The claim is that this is equal to $-i \sqrt{ 65 + 18 \sqrt{13} }$, which also generates an extension of degree $4$. Well-known results about Gauss sums (equivalently, well-known results about ramification of primes in number fields) imply that the unique quadratic subextension of $\mathbb{Q}(\zeta)$, which is necessarily a subextension of $K$, is $F = \mathbb{Q}(\sqrt{13})$, of which $K$ is itself a quadratic extension.

This suggests that we make use of the trace and norm maps $\text{Tr}_{K/F}, N_{K/F}$. In fact, $\text{Gal}(K/F)$ is generated by the image of $\mu = \sigma^2 : \zeta \mapsto \zeta^4$, so

$$\text{Tr}_{K/F}(z) = \left( i \tan \frac{2\pi}{13} \right) \left( i \tan \frac{6 \pi}{13} \right) \left( i \tan \frac{5 \pi}{13} \right) + \left( i \tan \frac{8\pi}{13} \right) \left( i \tan \frac{11 \pi}{13} \right) \left( i \tan \frac{7 \pi}{13} \right).$$

But using the identity $\tan x = - \tan(\pi - x)$ this is clearly equal to zero. It follows that $z$ satisfies a quadratic equation of the form

$$z^2 - N_{K/F}(z) = 0$$

over $F$, so (by checking signs) it suffices to show that $N_{K/F}(z) = -65 - 18 \sqrt{13}$.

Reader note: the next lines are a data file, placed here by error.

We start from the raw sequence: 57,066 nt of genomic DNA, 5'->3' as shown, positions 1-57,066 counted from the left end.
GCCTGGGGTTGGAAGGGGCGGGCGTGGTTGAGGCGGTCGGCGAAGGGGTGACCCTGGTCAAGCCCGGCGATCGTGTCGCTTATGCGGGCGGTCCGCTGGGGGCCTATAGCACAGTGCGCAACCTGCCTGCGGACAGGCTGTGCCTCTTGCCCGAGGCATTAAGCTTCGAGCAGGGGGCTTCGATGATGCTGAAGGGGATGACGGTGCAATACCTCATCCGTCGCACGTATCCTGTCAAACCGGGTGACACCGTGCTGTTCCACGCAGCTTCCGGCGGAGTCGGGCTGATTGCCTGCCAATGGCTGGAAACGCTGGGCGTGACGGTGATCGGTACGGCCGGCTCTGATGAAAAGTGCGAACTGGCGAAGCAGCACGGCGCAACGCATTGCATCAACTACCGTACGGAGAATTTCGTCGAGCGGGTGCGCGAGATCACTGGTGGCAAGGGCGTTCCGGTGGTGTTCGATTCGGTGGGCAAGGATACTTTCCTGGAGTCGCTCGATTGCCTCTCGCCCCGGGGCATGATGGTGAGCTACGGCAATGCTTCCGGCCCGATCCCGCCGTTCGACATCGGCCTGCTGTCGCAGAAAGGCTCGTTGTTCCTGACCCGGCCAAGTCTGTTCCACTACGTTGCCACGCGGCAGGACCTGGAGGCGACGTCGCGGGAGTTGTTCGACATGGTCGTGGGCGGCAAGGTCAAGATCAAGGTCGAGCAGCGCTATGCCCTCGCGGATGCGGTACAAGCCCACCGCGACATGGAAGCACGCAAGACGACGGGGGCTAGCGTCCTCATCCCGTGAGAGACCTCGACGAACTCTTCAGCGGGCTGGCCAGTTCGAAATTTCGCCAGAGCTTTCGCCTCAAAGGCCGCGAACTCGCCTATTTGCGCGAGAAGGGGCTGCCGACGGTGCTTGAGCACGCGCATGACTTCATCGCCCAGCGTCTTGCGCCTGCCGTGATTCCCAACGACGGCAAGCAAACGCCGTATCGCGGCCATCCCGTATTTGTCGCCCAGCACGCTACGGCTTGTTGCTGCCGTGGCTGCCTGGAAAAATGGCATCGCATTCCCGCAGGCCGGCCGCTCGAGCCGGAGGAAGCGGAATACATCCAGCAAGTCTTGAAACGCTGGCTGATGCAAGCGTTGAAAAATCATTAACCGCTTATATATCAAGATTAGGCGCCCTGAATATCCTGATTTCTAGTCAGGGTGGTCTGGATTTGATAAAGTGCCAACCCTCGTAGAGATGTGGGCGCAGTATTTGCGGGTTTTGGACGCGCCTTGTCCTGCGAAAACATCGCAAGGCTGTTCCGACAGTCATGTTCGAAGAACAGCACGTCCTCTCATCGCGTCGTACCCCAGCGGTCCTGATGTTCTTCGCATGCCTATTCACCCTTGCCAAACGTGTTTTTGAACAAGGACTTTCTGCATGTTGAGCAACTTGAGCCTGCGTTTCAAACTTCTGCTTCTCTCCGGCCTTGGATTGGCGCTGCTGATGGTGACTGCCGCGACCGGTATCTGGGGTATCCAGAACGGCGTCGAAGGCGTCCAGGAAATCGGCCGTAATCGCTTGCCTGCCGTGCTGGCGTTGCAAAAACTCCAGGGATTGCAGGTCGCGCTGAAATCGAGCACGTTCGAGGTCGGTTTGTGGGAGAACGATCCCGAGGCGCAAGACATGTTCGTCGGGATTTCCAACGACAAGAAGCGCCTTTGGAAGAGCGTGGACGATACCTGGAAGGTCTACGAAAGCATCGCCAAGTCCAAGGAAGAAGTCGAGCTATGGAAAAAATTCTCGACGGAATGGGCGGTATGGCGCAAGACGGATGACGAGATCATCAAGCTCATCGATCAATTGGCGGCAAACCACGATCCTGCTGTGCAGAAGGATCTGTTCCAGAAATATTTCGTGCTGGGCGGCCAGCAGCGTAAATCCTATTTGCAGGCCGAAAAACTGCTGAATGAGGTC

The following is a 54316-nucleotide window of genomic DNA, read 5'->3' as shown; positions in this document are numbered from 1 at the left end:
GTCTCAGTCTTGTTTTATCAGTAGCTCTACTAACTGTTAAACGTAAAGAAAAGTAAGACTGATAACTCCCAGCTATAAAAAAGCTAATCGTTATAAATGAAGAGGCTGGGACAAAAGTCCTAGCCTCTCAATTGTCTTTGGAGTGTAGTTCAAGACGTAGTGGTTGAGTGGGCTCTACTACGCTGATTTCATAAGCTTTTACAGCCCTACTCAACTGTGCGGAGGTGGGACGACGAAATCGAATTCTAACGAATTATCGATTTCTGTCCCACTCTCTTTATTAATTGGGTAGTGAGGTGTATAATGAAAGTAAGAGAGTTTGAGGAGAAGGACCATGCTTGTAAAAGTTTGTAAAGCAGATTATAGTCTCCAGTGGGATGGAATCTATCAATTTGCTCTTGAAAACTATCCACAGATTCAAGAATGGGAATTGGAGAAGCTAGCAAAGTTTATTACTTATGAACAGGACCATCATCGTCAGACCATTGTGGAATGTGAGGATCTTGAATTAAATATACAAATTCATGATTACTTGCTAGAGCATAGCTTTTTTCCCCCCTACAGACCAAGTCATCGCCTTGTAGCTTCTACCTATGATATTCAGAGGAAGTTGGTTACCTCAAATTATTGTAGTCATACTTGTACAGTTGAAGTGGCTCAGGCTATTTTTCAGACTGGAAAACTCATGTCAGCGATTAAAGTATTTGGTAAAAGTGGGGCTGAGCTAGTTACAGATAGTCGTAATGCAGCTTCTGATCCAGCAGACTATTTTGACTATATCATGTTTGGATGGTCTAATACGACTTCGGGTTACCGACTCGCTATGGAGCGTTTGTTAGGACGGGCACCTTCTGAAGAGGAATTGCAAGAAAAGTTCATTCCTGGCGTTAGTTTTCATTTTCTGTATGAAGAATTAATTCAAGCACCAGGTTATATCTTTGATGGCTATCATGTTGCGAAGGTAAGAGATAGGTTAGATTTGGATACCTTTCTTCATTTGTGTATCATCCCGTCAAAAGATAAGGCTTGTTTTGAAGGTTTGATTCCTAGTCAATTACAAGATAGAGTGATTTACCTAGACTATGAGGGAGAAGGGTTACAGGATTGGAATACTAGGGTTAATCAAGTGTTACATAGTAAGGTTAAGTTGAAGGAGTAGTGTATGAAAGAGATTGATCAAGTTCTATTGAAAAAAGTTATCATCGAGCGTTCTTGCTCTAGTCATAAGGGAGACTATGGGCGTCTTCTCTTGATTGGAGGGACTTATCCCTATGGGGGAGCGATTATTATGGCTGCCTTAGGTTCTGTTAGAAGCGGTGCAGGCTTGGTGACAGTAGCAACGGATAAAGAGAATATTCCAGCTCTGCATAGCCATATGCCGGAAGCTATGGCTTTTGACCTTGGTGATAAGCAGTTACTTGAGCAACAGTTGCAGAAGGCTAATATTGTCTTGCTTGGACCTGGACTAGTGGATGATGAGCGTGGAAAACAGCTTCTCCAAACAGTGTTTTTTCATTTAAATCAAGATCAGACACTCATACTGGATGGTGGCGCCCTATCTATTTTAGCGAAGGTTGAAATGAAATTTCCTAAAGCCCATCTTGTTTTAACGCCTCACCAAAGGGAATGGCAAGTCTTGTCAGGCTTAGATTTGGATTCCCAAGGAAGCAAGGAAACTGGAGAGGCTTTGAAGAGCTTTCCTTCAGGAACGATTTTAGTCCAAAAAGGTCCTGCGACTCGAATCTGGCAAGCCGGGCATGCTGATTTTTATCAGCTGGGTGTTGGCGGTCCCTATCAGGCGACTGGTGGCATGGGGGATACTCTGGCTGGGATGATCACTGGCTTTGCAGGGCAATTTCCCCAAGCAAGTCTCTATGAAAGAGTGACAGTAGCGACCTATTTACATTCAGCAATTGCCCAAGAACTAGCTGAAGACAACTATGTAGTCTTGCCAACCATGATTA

Unfortunately, I'm out of clever ideas for this last step. But at least we now know that $N_{K/F}(z) \in F$ must be of the form $a + b \sqrt{13}$, and therefore that some identity of the desired form must be true, based on a conceptual argument rather than ad hoc computations.


The above answers the question "given the LHS, why should we expect it to equal something like the RHS?" We can also ask "given the RHS, why should we expect it to equal something like the LHS?" The answer is the Kronecker-Weber theorem. It is a straightforward exercise to show that the number field generated by the RHS has Galois group $C_4$, which is in particular abelian, so by Kronecker-Weber the RHS lies in $\mathbb{Q}(\zeta_n)$ for some $n$ such that $C_4$ is a quotient of the Galois group $(\mathbb{Z}/n\mathbb{Z})^{\ast}$. Moreover, $\sqrt{13}$ must lie in $\mathbb{Q}(\zeta_n)$, and $n = 13$ is the smallest value of $n$ which satisfies both requirements. For the problem as written I think we actually need $n = 52$, or maybe $n = 26$, but you get the idea.

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Also, $65 + 18 \sqrt(13)$ is the product of $\sqrt{13}$ by a unit in $Z[\sqrt{13}]$. Gauss sum times quadratic unit looks like it has more chance for underlying structure than some random element of the degree 2 extension. Cyclotomic units may intervene as well given that it's a product of ratios of sines and cosines of roots of unity. –  zyx Aug 6 '11 at 3:59